Getting around

In general, you will not find a remote hideaway on islands like Antigua and Sint Maarten, which receive transatlantic charter flights. However, they are useful jumping-off points for smaller islands. If you have a tight budget, it is worth investigating where cheap flights go to from your country and then finding out which islands can be easily reached from there. For example, there are often cheap charter flights to Antigua, Sint Maarten or St Lucia from Europe, which connect with flights to the British Virgin Islands and all the Leeward and Windward Islands. Connections are good between France and Guadeloupe and Martinique, which could combine with a visit to Les Saintes and Dominica. There are lots of flights from the USA to Puerto Rico, which again has links with nearly all the other Caribbean Islands.
Air Jamaica
uses Montego Bay as its regional hub and is increasing the number of flights to other islands, including the Dutch Antilles. Only Cuba has rather poor inter-island links, both by air and by sea, but then there is enough to keep you busy on such a large island for you not to need to combine it with anywhere else.

Transport links between islands are fine if you want to fly everywhere, but after several hours in an aeroplane getting to the Caribbean from Europe, South or North America, you may prefer to travel by sea, which is usually cheaper but takes longer and can be either fascinating or unpleasant if you suffer from seasickness in rough weather. In the Windward Islands there is a ferry between Dominica, St Lucia and the French islands of Martinique and Guadeloupe, well used by local shoppers as well as tourists, offering you the chance of combining the nature tourism of Dominica and the beach resorts of St Lucia with the flavours of France in the Caribbean. You can travel from St Vincent down through the Grenadines to Grenada by mail boat, fishing boat and hovercraft, a cheaper alternative to chartering a yacht and doing it yourself. A car ferry links the Dominican Republic with Puerto Rico and there are ferries between the US and British Virgin Islands letting you visit a number of islands without having the work of sailing your own yacht. In the Leeward Islands, Sint Maarten/Saint-Martin is a useful hub for transatlantic flights from where ferries go out to Anguilla, St-Barts and Saba like spokes of a wheel, allowing you to sample English, French and Dutch islands. A few days on each island would be plenty, as they are small and compact. Links with Venezuela tend to come and go, but there is a ferry from Trinidad to G├╝iria.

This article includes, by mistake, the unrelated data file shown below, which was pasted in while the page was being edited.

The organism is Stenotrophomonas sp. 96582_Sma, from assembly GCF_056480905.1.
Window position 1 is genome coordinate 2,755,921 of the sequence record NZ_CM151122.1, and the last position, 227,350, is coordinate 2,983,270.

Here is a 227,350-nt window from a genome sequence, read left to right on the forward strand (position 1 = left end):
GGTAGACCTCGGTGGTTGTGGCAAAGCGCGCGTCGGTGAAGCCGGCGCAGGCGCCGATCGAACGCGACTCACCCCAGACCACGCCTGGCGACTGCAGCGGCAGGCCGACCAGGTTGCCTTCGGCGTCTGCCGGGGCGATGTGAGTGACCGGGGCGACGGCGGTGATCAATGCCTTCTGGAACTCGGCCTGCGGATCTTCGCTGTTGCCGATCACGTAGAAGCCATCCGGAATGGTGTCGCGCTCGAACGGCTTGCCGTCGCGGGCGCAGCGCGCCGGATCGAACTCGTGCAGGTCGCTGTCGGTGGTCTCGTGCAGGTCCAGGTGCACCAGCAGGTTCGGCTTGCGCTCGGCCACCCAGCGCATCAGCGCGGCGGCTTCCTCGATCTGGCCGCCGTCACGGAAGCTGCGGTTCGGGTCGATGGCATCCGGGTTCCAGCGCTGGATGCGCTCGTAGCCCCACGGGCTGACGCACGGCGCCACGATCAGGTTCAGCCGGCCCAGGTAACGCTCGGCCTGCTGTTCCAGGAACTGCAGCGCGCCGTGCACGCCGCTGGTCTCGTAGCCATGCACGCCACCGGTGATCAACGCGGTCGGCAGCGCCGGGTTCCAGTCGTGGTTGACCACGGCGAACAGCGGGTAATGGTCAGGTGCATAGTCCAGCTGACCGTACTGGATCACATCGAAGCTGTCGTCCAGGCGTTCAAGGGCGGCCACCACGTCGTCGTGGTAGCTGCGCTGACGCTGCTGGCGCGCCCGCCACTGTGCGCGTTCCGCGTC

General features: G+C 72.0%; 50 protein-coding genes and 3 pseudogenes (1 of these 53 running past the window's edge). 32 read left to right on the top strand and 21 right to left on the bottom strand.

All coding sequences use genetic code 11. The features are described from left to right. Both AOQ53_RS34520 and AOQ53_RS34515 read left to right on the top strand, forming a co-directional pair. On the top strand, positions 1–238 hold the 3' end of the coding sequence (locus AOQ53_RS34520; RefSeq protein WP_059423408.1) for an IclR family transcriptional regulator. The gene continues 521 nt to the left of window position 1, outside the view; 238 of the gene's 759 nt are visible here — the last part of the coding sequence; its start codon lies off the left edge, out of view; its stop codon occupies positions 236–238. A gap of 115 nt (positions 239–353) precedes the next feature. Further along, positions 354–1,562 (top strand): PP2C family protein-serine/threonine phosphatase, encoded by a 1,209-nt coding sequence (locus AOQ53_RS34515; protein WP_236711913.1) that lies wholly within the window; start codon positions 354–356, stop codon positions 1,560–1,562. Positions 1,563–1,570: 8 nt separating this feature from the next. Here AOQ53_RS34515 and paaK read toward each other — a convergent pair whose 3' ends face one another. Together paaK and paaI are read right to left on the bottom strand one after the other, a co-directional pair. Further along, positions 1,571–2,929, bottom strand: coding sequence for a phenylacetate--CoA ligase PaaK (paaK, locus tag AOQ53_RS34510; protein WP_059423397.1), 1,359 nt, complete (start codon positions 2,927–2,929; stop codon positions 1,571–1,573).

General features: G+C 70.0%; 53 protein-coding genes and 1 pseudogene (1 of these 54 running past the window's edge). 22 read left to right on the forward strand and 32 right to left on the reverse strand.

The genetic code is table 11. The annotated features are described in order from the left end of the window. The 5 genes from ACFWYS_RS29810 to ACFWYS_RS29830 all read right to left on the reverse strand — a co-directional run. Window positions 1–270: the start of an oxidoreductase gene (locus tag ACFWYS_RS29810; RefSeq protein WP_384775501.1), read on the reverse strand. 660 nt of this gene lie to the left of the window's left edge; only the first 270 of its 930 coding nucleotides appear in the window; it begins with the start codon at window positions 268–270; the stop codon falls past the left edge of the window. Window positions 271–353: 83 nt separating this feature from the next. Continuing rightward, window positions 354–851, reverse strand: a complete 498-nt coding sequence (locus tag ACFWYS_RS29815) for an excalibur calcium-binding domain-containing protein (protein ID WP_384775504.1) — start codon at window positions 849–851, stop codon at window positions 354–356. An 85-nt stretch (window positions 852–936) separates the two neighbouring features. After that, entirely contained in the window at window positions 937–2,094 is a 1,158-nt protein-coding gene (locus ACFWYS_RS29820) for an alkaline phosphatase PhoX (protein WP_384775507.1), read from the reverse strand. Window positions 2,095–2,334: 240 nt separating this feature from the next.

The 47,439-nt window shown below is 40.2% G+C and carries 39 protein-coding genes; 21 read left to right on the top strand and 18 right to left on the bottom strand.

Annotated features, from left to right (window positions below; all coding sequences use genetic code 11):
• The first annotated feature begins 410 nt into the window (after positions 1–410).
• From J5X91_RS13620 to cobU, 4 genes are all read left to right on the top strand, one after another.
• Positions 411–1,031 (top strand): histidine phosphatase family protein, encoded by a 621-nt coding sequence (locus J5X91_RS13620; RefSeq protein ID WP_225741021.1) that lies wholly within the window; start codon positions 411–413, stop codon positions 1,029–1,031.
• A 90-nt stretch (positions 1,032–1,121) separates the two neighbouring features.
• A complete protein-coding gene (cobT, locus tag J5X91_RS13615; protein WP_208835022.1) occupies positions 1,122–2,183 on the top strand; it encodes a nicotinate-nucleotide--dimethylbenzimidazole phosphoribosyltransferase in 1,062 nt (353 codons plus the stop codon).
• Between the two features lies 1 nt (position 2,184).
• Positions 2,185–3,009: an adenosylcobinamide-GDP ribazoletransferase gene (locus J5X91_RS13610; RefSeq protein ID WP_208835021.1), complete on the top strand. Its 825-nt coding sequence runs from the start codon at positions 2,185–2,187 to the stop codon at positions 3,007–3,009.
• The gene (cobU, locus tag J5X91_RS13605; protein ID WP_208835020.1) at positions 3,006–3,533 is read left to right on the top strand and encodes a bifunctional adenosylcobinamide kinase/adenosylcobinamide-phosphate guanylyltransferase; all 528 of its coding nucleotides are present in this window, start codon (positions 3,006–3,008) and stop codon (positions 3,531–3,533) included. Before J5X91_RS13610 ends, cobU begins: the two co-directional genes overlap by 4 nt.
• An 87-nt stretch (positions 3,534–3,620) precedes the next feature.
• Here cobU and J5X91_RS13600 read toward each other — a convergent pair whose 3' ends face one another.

This is edited copy from Footprint Handbooks. For comprehensive details (incl address, tel no, directions, opening times and prices) please refer to book or individual chapter PDF
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